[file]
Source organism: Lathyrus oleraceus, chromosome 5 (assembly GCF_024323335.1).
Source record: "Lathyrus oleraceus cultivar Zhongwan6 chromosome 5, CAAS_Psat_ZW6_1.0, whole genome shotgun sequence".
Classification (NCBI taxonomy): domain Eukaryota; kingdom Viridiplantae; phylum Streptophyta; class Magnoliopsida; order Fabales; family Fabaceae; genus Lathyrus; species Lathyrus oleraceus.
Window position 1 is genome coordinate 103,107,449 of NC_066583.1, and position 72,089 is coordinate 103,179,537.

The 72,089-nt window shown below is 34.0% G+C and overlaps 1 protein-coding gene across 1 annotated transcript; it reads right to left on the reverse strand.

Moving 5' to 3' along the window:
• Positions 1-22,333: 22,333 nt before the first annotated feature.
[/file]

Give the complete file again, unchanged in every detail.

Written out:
Source organism: Lathyrus oleraceus, chromosome 5 (assembly GCF_024323335.1).
Source record: "Lathyrus oleraceus cultivar Zhongwan6 chromosome 5, CAAS_Psat_ZW6_1.0, whole genome shotgun sequence".
Classification (NCBI taxonomy): domain Eukaryota; kingdom Viridiplantae; phylum Streptophyta; class Magnoliopsida; order Fabales; family Fabaceae; genus Lathyrus; species Lathyrus oleraceus.
Window position 1 is genome coordinate 103,107,449 of NC_066583.1, and position 72,089 is coordinate 103,179,537.

The 72,089-nt window shown below is 34.0% G+C and overlaps 1 protein-coding gene across 1 annotated transcript; it reads right to left on the reverse strand.

Moving 5' to 3' along the window:
• Positions 1-22,333: 22,333 nt before the first annotated feature.